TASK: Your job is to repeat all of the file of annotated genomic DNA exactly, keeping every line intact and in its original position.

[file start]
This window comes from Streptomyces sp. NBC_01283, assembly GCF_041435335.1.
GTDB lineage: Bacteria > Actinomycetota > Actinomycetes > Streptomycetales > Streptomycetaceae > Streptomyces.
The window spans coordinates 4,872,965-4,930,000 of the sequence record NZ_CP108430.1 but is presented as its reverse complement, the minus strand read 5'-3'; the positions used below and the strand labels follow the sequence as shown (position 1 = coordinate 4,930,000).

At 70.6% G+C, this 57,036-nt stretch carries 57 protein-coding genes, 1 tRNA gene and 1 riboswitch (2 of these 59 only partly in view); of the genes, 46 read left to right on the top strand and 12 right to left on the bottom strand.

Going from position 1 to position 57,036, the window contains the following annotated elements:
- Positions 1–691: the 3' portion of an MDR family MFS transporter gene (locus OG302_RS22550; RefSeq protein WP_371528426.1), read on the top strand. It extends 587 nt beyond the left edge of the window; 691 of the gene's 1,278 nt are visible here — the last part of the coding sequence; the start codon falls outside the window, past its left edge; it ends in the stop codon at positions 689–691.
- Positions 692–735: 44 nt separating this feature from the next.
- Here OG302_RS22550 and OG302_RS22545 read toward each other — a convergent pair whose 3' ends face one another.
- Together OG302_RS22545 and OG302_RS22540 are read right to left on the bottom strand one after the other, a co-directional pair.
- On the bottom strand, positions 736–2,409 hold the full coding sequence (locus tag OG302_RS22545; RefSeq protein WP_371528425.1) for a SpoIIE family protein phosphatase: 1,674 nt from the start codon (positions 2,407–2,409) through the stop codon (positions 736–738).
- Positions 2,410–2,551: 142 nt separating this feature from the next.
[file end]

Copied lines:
This window comes from Streptomyces sp. NBC_01283, assembly GCF_041435335.1.
GTDB lineage: Bacteria > Actinomycetota > Actinomycetes > Streptomycetales > Streptomycetaceae > Streptomyces.
The window spans coordinates 4,872,965-4,930,000 of the sequence record NZ_CP108430.1 but is presented as its reverse complement, the minus strand read 5'-3'; the positions used below and the strand labels follow the sequence as shown (position 1 = coordinate 4,930,000).

At 70.6% G+C, this 57,036-nt stretch carries 57 protein-coding genes, 1 tRNA gene and 1 riboswitch (2 of these 59 only partly in view); of the genes, 46 read left to right on the top strand and 12 right to left on the bottom strand.

Going from position 1 to position 57,036, the window contains the following annotated elements:
- Positions 1–691: the 3' portion of an MDR family MFS transporter gene (locus OG302_RS22550; RefSeq protein WP_371528426.1), read on the top strand. It extends 587 nt beyond the left edge of the window; 691 of the gene's 1,278 nt are visible here — the last part of the coding sequence; the start codon falls outside the window, past its left edge; it ends in the stop codon at positions 689–691.
- Positions 692–735: 44 nt separating this feature from the next.
- Here OG302_RS22550 and OG302_RS22545 read toward each other — a convergent pair whose 3' ends face one another.
- Together OG302_RS22545 and OG302_RS22540 are read right to left on the bottom strand one after the other, a co-directional pair.
- On the bottom strand, positions 736–2,409 hold the full coding sequence (locus tag OG302_RS22545; RefSeq protein WP_371528425.1) for a SpoIIE family protein phosphatase: 1,674 nt from the start codon (positions 2,407–2,409) through the stop codon (positions 736–738).
- Positions 2,410–2,551: 142 nt separating this feature from the next.